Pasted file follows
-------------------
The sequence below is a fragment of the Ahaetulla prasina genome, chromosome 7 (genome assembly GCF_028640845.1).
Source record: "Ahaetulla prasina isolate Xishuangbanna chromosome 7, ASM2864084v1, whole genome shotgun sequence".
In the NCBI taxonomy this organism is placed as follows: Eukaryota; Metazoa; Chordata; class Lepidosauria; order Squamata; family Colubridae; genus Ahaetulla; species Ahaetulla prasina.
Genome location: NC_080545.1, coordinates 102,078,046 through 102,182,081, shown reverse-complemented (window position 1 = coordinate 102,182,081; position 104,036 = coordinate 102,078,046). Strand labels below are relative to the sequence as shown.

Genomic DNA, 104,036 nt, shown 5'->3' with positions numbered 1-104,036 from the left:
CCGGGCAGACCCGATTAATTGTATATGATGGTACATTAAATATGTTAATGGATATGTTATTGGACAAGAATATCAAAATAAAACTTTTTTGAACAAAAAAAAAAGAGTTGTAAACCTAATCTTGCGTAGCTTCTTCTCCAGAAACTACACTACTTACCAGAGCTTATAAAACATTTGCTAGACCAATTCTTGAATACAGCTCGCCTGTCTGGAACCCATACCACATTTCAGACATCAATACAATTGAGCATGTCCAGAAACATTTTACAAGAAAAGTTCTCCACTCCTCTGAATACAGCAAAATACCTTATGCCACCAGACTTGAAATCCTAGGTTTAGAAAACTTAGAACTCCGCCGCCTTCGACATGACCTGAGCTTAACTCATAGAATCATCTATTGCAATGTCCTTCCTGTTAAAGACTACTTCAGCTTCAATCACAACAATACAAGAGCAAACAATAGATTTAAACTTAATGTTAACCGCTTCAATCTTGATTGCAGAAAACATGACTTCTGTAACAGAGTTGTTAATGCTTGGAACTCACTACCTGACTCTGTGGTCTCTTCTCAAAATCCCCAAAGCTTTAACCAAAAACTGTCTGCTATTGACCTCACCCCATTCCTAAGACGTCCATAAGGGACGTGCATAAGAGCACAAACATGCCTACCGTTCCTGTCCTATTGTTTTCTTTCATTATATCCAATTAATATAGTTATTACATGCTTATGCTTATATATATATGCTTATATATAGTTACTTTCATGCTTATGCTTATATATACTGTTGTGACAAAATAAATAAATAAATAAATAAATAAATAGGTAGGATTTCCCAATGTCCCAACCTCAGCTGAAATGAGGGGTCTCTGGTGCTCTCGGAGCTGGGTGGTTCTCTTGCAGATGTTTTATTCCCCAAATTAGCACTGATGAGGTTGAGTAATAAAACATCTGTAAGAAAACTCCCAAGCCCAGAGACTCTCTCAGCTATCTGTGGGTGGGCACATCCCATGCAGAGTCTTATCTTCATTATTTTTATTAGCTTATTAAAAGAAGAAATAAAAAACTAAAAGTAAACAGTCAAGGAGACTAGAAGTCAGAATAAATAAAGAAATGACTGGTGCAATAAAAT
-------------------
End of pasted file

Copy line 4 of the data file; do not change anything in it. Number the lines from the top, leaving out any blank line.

Genome location: NC_080545.1, coordinates 102,078,046 through 102,182,081, shown reverse-complemented (window position 1 = coordinate 102,182,081; position 104,036 = coordinate 102,078,046). Strand labels below are relative to the sequence as shown.